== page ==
By John Walsh
The arrival of Eddie Bohan’s pirate radio exhibition in Limerick in August reminds us how the Treaty City really punched above its weight in the golden age of pirate radio prior to 1989. There is some good material online about the Limerick stations, including a blog about Big L, Liam Byrne’s radio site and of course the DX Archive Limerick pages. I knew Limerick fairly well as a kid because myself and my sister stayed during the summer with our uncle and aunt who lived there. Once I became interested in radio, the visits were a chance to check out the lively local scene. In the summer of 1986, the most listened to station was Raidió Luimní headed by the quirky John ‘the man’ Frawley, but I wasn’t particularly interested as it was aimed at listeners much older than my teenage self. I visited the leading station for younger listeners, City Centre Radio which played chart music and had its own jingles. CCR was located in ostentatious offices on Parnell Street, a reminder of how pirate radio had well and truly left behind its underground phase.
I also called to the tiny attic studio of MBC – the Munster Broadcasting Corporation – on Catherine Street, an altogether more modest set-up despite the ridiculous name. A corporation it wasn’t, and it certainly didn’t broadcast to the whole of Munster, although there were some ads from Tipperary and they claimed to have three FM frequencies covering Limerick, Clare and Tipperary. There was nothing remarkable about the music on MBC – it was the usual diet of the Top 40 – but it was a presenter calling himself Will Rogers who really made an impact. He did a lunchtime show and also voiced most of the ads and jingles in a strange mid-Atlantic accent that gained cult status in our household for years afterwards.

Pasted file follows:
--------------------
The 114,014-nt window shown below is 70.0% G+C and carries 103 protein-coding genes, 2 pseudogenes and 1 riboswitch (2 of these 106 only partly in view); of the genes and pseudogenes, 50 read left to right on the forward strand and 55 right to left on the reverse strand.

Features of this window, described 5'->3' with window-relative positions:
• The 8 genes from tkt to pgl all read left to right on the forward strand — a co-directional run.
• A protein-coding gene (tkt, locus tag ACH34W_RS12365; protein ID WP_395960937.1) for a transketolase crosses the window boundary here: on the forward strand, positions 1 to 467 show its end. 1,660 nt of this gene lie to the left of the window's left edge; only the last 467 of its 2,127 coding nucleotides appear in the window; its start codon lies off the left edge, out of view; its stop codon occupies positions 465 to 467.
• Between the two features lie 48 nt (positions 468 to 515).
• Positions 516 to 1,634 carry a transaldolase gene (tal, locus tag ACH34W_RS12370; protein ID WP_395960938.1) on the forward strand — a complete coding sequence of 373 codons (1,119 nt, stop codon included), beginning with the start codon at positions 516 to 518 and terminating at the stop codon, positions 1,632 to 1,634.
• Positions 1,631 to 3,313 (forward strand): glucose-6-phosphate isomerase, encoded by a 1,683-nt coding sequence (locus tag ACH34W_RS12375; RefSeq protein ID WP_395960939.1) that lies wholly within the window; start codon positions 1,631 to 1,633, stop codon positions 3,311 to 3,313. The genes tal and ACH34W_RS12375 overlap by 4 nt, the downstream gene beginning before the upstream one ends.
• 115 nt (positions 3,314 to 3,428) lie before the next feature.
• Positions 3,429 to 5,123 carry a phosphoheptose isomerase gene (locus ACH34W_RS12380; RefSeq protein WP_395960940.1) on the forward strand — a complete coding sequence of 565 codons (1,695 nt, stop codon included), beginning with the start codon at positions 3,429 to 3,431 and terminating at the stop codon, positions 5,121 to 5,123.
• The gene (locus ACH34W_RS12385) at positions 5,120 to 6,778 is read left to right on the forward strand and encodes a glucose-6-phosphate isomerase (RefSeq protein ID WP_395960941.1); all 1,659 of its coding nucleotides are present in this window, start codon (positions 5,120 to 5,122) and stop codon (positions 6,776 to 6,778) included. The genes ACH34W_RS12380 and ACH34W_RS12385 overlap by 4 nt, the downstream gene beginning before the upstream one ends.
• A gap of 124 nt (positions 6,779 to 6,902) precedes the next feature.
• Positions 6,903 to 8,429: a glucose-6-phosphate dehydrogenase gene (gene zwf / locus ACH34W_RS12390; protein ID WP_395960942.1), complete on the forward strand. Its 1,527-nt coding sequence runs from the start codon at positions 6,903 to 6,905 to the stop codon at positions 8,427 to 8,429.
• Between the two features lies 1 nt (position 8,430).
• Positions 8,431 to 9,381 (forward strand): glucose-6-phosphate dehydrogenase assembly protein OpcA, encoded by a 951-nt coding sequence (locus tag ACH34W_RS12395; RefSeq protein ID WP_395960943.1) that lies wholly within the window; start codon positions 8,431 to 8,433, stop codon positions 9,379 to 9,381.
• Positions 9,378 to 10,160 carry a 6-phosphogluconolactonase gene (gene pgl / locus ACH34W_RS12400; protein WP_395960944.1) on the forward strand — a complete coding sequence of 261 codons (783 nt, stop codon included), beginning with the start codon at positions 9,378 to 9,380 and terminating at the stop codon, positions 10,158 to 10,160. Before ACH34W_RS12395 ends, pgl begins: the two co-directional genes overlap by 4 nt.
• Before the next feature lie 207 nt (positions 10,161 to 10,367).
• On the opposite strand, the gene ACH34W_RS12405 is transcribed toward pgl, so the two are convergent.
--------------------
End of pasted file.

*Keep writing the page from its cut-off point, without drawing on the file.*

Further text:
We’ll have an interview with Liam Byrne about pirate radio history in Limerick on the September edition of Wireless on Flirt FM. This recording of MBC is from the end of June 1986.